Keep striding and smiling,

— Coach Mike

Cross training triad

Cycling, swimming and yoga can increase overall fitness 

By Mike Halko

A

n old friend of mine used to say, “Pity the person who only wants to do one sport.” 

It is good to be focused and committed to a goal, but even people with Olympic aspirations can benefit from an occasional change of pace. Cross training provides that opportunity, and is best exemplified with cycling and swimming. Both activities can challenge the cardiovascular system while minimizing stress to the skeletal system. In other words, biking and swimming are non-load bearing, effectively reducing impact forces on your joints.

Now that August has arrived, most runners have built a strong base, gradually increasing their mileage each week (no more than 10 percent in time or distance). They’ve also likely run hills for strength, or hit the local track or trails for speed work. It’s a classic recipe for success.

Adding a little variety while keeping your key running workouts consistent can lighten the psychological and physiological loads or stresses to the mind and body. Do not fret – you are still a runner, so keep doing the long run (conversation pace) at least every other weekend, and one or two tempo runs (current 10K pace, no conversation), plus speed session once a week. You will still be running three to four times a week.

A few cross-training options:

Biking

First, ensure your bike fits properly. Most bike shops can do a fit test for you or go online www.caree.org/bike101bikefit.htm. A proper fit reduces the potential for knee and back pain. One of my favorite bike rides is along the Turnagain Arm Bird Creek to Girdwood trail. Stay alert, as bears are in this area. A few years ago I saw two brown bears in the tall grass just 100 meters off the trail. Talk about feeling vulnerable, my pace picked up smartly.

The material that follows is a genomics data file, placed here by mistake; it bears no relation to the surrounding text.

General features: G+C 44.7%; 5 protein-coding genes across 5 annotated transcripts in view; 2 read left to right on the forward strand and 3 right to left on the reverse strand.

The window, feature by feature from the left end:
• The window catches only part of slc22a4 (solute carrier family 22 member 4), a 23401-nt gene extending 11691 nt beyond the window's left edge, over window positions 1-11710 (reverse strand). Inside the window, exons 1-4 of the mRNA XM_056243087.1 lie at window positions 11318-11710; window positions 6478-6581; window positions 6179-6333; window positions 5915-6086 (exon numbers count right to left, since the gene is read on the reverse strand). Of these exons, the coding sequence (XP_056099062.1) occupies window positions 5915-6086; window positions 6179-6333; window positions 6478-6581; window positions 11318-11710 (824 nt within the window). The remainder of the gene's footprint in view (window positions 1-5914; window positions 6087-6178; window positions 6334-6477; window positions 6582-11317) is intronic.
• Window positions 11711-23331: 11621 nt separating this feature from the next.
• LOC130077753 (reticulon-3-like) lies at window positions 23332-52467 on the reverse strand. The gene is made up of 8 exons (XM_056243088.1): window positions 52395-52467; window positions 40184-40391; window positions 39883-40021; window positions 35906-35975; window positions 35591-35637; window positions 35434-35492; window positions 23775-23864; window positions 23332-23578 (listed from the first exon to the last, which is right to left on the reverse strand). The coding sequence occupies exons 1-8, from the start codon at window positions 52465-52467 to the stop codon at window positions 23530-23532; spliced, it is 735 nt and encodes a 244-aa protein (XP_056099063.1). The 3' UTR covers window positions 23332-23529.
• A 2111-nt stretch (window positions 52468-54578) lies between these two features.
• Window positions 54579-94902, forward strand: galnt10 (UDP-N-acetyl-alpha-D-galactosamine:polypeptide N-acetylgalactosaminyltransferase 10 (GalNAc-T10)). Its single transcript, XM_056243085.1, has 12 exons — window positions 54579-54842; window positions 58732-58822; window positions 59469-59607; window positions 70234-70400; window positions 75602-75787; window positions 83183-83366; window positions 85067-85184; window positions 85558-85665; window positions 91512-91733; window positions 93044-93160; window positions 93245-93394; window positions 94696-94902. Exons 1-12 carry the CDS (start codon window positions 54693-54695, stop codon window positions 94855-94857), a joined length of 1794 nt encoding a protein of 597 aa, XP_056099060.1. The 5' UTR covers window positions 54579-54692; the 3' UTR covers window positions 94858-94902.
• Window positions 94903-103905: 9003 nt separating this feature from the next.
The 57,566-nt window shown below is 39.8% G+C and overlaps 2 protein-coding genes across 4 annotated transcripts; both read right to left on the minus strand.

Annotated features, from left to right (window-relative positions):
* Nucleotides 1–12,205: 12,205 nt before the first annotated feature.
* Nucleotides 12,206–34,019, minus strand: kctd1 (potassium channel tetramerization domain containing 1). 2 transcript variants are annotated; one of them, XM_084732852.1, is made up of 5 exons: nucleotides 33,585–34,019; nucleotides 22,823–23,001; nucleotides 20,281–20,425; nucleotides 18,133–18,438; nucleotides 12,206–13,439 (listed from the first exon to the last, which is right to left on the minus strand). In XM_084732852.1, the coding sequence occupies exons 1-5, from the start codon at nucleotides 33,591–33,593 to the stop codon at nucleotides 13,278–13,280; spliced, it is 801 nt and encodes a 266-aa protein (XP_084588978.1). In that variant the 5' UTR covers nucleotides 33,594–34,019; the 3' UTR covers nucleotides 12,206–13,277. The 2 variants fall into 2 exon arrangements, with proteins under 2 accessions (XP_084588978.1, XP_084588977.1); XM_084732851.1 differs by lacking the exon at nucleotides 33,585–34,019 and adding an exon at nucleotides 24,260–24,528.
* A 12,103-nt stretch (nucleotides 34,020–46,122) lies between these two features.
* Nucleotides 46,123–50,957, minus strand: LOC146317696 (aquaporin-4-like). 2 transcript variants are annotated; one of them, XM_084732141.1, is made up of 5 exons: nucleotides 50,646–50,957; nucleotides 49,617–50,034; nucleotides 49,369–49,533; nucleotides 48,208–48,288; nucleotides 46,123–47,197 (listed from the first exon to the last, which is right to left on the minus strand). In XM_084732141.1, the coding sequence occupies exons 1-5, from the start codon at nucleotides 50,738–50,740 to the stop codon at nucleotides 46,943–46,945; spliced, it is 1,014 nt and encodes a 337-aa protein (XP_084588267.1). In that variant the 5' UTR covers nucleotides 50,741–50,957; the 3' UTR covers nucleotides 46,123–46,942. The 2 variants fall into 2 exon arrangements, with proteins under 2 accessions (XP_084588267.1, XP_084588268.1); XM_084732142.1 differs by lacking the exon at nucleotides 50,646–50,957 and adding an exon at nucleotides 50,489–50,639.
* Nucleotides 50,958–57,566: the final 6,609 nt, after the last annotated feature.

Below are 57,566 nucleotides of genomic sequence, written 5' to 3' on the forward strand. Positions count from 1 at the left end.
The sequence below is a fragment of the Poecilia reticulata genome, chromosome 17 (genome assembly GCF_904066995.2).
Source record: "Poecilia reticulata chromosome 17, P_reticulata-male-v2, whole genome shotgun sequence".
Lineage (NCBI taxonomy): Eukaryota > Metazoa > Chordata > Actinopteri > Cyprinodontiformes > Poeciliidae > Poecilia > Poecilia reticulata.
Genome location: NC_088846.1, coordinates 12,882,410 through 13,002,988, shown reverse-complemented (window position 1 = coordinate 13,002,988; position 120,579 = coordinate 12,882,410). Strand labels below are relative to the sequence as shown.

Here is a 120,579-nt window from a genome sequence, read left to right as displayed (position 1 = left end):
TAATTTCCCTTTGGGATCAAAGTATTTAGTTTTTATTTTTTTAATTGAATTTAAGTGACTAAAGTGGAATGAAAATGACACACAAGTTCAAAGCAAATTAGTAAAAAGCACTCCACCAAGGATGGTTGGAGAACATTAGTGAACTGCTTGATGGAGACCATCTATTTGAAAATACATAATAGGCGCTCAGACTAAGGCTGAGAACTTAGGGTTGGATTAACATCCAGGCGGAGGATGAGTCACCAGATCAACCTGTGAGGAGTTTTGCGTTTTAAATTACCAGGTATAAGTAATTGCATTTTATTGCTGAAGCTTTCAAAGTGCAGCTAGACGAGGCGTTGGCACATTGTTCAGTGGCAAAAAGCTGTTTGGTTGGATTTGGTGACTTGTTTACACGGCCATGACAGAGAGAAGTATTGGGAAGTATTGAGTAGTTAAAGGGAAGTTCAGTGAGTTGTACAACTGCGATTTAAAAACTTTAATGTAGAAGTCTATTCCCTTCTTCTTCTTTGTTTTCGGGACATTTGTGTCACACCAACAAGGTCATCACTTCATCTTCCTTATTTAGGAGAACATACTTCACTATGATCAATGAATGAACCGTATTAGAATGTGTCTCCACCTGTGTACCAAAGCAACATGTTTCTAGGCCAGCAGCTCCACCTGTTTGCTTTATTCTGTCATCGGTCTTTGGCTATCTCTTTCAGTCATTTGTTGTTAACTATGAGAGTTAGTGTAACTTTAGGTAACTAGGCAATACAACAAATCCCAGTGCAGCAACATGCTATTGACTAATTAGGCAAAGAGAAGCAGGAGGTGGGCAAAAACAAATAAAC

Swimming

Hopefully, you know how to swim. This is another skill where taking a lesson can help improve performance. The correct stroke is performed over and over, so muscle memory of the proper skill increases efficiency and enjoyment. Swimming is a life skill we all should have, especially in Alaska. Beginning workouts mirror running formats: Steady pace over time/distance building to 30 to 45 minutes is a realistic goal. Or try speed sessions of various distances, just like your track sessions. Warm up with an easy swim of about 500 yards, and then try five repetitions of 100 yards with a 30-second recovery. Finish with a 500-yard cool down. Most communities also have swim clubs or masters swim teams that offer organized workouts and stroke critique. Try this website for basic tips: www.totalimmersion.net/.

Pilates

A super tool to strengthen your core, especially the abdomen and back. Studio One Pilates on Old Seward Highway in Anchorage is my top pick.

Orienteering

Power hiking, using a map and compass to reach designated checkpoints, can actually get your heart rate up. Analytical route-finding skills are honed and can be enjoyable when competing with a teammate.

 

Chores

Home activities such as yard work, splitting wood, vacuuming/cleaning can also qualify, plus spousal points are earned.

Yoga

Increases flexibility and breath control.

Volunteering

It’s good karma to give back to your sport and community. Every event exists thanks to the generous support of volunteers. All the events listed in the Alaska Runners Calendar need volunteers. One great event to volunteer at is the Big Wild Life Runs. Imagine getting a long-sleeve tech shirt and a free pasta dinner for your efforts. Strength training is offered for early birds who volunteer for set up. Cleanup and teardown crews always need help. Just go to www.bigwildliferuns.org/index.html.

Keep striding and smiling,

— Coach Mike